In this New York Times op-ed piece, Gershon Baskin argues that the killing of Jabari was a short sighted action on the part of Israel. While I oppose political assassinations, in this case I don’t buy Baskin’s argument.
First, let’s address the core of Baskin’s argument: Hamas is ready for a long term cease fire with Israel. I have often argued, and still believe, Israel must reach some sort of agreement with Hamas. That is why I so strongly opposed the assassination of Sheikh Yassin (and other Hamas political leaders) precisely at the moment they were coming around to the idea they need to reach a long term accommodation with Israel. The most desirable possible outcome Israel can reach is that Hamas accepts the Egyptian Muslim Brotherhoods’ policy towards Israel, viz. while they can’t stand the “Zionist Entity” they realize it is here to stay so it’s time to accept that fact, deal with that reality and move on to the more important issues of internal social and economic development.
The question posed to Jabari, the head of Hamas’ military wing, not a political leader, was not about a long term hudna, or political “cease fire,” but a new mechanism for cessation of military action. There have been several such “long term” cease fires negotiated with both Hamas and Hezbullah over the years. In fact, until the past six months, the cease fire with Hamas has held up pretty well, in the sense skirmishes were low key. To Israel’s dismay, Hamas (and Hezbullah for that matter) have always exploited these cease fires to improve their military position.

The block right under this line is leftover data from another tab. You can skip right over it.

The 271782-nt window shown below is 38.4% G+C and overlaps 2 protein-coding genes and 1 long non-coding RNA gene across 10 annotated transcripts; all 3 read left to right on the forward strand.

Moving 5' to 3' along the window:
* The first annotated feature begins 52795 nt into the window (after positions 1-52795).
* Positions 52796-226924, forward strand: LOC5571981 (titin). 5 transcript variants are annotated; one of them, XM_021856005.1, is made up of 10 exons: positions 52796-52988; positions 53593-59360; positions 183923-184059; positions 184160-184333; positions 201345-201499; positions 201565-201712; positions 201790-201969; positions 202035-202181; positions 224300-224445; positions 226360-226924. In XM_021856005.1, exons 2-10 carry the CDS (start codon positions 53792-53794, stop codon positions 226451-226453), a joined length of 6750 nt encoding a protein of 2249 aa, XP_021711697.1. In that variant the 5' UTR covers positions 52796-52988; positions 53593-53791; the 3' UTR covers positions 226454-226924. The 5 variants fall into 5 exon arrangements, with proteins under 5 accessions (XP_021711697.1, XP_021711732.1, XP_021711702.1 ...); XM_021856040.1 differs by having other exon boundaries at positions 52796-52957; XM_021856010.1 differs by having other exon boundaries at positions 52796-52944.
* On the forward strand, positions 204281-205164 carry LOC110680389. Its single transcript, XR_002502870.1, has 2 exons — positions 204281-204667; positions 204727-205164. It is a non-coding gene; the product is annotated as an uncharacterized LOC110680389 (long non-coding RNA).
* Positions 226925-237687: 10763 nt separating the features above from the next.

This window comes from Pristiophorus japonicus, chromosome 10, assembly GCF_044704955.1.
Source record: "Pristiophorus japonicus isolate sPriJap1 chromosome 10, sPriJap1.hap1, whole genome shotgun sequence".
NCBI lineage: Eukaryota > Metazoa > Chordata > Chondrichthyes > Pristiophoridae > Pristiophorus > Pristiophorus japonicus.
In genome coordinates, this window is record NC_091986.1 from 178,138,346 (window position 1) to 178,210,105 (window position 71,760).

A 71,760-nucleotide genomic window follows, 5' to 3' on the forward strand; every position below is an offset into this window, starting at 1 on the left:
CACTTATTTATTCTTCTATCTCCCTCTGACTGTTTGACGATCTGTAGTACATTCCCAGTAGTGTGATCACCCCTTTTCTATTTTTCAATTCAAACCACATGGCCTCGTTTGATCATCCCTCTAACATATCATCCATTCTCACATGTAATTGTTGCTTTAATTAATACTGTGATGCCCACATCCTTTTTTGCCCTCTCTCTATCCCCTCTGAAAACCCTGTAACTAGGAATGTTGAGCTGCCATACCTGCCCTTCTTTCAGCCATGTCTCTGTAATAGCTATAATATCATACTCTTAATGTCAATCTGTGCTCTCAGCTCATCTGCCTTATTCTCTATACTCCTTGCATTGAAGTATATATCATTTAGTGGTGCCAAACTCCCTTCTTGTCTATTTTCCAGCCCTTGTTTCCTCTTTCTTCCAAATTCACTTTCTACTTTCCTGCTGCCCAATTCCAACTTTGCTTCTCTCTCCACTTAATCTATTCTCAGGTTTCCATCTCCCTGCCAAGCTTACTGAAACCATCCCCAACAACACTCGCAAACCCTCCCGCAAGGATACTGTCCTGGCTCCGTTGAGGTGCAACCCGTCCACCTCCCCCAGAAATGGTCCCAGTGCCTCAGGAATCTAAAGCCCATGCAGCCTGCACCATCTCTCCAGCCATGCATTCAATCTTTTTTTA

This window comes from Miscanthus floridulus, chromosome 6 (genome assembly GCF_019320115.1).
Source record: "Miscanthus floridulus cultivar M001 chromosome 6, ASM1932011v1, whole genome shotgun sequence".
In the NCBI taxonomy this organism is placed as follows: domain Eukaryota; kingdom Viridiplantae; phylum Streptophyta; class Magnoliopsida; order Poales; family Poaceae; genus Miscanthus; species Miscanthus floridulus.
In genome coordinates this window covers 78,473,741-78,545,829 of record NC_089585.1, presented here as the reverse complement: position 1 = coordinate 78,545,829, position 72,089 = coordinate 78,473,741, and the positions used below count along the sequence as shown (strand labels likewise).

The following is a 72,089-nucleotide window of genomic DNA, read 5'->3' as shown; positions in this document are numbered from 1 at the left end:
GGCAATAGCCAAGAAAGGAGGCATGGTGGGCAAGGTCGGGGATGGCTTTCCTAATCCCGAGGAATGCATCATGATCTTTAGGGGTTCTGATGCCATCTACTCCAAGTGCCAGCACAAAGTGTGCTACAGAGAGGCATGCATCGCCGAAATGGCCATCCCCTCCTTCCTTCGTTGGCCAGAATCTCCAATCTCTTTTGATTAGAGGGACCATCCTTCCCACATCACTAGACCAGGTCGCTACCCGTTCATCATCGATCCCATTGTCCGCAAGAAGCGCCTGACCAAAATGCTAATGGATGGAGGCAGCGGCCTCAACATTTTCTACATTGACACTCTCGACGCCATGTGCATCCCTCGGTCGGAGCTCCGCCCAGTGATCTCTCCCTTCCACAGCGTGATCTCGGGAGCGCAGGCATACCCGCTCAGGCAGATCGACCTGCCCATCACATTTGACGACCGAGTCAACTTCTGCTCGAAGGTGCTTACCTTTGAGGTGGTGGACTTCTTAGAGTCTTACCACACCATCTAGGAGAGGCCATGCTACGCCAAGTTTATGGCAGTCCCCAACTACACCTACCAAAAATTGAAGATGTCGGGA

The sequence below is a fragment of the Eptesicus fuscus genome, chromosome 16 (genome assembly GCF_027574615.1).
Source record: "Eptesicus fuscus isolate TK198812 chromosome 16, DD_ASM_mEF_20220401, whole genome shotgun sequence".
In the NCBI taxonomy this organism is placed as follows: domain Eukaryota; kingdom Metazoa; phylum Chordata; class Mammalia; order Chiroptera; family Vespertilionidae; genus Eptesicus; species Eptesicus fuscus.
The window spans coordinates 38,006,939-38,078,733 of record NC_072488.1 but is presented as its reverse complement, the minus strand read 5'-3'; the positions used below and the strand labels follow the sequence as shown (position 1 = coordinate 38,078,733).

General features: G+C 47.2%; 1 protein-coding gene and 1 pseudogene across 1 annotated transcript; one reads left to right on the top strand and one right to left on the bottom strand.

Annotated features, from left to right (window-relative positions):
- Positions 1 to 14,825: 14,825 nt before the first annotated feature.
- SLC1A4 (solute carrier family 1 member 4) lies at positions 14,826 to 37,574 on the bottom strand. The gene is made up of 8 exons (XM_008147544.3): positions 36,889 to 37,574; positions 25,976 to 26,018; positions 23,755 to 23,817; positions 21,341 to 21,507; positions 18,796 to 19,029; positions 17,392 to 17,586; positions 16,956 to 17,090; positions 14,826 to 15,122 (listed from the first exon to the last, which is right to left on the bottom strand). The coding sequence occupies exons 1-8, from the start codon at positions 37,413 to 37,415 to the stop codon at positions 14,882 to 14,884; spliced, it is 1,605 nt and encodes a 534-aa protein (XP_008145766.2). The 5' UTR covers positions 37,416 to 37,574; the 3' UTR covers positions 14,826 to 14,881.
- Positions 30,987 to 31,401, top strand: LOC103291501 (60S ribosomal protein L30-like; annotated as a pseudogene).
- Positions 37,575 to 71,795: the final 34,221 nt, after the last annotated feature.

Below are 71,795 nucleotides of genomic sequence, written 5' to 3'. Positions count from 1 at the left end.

It was Jabari, as military leader, who heated up the southern sector and made the lives of hundreds of thousands of Israelis miserable, particularly over the past six months. My guess is Hamas believed the election of Morsi would give them both political and military cover. The question facing the Israeli government, is should it try to negotiate yet another “long term cease fire” while leaving Hamas in a strong military position, or should it strike a decisive military blow and then negotiate from a position of strength? The answer is obvious and in this case, Israel’s actions are not shortsighted at all.